It is the task of the school board to implement policy to ensure fair and equitable treatment of all students. With this comes an expectation of a code of conduct that clearly defines appropriate behavior.
Most parents would be pleased to see the work of the board on this in the district. In a recent Board workshop on this issue, Sue Abplanalp, assistant superintendent for Elementary Schools, summarized the district's continued work on school conduct and safety. She explained that the long-term goal is to align all schools with a consistent model for codes of conduct. So far, 12 elementary schools have implemented this model. Five schools are in the beginning stages and another 13 are set to participate.
This four-year process moves the district from a "discipline" model to one of "supporting positive behaviors" with school-wide strategies that include consistent language in the district, acceptable strategies, and district supported professional development for teachers.
I take particular interest in aligning systems outside the district engaging in continued consultation with parents, cultural groups and the greater community. I intend to actively work with various social services, community centers, high school education resource officers and the Madison Police Department.
Finally, it would benefit us all to take a hard look at the issue of bullying.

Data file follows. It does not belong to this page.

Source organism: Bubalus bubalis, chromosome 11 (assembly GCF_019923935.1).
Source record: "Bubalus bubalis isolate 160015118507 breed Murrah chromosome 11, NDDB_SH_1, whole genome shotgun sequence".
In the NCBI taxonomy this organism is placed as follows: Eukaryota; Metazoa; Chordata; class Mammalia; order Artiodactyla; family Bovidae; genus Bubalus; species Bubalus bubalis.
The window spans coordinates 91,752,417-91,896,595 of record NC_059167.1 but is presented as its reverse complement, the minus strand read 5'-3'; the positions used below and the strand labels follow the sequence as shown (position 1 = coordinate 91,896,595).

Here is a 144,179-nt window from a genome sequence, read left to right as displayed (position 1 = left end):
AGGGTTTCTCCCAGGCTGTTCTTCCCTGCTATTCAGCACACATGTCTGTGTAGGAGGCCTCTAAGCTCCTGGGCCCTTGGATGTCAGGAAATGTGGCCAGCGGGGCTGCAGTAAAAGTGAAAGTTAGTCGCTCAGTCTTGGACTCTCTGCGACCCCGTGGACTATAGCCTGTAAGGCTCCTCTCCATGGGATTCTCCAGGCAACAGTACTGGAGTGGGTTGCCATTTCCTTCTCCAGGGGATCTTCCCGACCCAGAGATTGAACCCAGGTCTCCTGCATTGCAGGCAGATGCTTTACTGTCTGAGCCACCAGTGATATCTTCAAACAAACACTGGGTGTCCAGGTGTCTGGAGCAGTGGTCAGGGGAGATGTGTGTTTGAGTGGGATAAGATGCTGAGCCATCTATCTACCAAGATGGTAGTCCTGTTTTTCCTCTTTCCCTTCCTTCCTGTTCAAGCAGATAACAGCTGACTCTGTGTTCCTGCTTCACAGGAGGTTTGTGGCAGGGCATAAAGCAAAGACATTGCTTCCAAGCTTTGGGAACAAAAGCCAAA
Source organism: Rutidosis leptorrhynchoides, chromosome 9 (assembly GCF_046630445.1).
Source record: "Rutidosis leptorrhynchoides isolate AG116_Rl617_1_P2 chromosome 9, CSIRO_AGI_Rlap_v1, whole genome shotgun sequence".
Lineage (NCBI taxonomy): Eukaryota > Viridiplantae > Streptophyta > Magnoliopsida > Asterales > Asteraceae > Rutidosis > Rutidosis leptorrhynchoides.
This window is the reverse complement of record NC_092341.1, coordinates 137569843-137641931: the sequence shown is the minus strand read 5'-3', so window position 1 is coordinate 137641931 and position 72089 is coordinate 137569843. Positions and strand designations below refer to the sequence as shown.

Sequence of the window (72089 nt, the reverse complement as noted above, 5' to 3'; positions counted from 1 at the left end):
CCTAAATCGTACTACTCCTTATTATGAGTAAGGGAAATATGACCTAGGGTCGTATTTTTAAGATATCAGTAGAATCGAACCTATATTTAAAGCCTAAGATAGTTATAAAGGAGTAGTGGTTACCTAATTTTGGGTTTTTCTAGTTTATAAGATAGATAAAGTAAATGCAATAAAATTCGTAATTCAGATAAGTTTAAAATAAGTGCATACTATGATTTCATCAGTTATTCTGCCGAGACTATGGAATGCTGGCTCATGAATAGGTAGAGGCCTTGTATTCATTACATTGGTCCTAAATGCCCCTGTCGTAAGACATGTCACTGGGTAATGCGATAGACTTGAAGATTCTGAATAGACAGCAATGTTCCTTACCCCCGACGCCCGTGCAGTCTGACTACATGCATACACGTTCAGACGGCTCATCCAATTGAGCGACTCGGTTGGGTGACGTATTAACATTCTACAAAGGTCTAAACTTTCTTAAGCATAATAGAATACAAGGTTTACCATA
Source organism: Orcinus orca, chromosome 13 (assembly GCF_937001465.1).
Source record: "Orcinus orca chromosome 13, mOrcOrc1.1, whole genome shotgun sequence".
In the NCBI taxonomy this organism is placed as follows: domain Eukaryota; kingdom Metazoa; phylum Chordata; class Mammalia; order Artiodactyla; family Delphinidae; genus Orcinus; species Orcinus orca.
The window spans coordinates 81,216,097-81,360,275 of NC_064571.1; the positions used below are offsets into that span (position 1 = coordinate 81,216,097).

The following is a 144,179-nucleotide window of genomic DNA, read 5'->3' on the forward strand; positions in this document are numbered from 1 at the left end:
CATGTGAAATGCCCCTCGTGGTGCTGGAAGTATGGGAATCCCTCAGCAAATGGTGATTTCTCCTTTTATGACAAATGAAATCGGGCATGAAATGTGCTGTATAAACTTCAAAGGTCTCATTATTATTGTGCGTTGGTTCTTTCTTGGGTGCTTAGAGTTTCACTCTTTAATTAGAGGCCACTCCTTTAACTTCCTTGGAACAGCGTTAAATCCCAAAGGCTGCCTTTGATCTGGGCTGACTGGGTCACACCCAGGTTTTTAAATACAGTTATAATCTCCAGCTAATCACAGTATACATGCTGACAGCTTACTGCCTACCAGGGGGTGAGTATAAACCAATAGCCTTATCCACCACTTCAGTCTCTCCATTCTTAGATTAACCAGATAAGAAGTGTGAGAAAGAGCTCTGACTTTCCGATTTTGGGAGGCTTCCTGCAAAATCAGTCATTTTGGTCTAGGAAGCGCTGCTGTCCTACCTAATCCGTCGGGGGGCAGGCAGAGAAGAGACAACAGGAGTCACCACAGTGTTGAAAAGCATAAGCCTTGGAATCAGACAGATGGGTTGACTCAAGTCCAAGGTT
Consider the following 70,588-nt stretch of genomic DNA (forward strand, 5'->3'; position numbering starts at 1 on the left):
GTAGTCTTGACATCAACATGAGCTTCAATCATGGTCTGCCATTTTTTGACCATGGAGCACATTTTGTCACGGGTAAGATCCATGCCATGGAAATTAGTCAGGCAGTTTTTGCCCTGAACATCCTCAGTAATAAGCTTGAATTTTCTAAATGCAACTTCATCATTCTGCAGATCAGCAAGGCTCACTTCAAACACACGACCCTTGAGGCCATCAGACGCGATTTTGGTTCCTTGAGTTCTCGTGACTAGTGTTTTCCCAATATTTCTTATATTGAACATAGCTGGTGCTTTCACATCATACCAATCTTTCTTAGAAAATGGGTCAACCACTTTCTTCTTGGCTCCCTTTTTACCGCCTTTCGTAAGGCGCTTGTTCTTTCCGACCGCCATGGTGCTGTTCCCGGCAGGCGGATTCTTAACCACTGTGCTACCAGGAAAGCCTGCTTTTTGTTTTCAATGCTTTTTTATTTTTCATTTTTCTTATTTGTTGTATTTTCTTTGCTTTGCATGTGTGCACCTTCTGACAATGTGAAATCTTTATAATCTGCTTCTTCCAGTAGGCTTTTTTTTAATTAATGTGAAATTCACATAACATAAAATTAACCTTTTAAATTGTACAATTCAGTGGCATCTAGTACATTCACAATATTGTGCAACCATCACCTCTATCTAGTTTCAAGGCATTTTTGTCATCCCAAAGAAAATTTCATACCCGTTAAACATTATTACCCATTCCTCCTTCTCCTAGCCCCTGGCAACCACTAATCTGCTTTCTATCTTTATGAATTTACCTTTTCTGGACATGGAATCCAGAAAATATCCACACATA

I share your concern. There is no doubt that Madison schools have had some troublesome incidents. I still feel, though, that our schools are basically safe, but "basically" is not really good enough.
At present, the district has instituted an "Above the Line, Below the Line" disciplinary plan for the K-8 grades. However, I believe that with increased urbanization, the school district must have a uniform K-12 behavior code, one that all students learn in kindergarten and one that is consistently, fairly and strictly enforced through graduation.
My personal belief, coming from 28 years of classroom experience, is that expulsion should be the penalty of last resort, but if it effectuates a decline in student or staff stress, as well an increase in school safety, then it is certainly a necessity. I prefer in-school suspensions where students can keep up with their studies. Both suspended and expelled students must be given the opportunity to continue their education and, at the same time, be counseled as to behavioral expectations.
The type of school violence that makes the front pages of national newspapers will not be stopped by disciplinary codes alone. That violence is usually associated with harassment or bullying, and we must have preventive measures in place to eliminate this behavior. As a teacher, I taught a successful anti-harassment program in an all-school effort to minimize aggressive behavior. There are many programs like this going on in the district now, and preventative measures are always the best.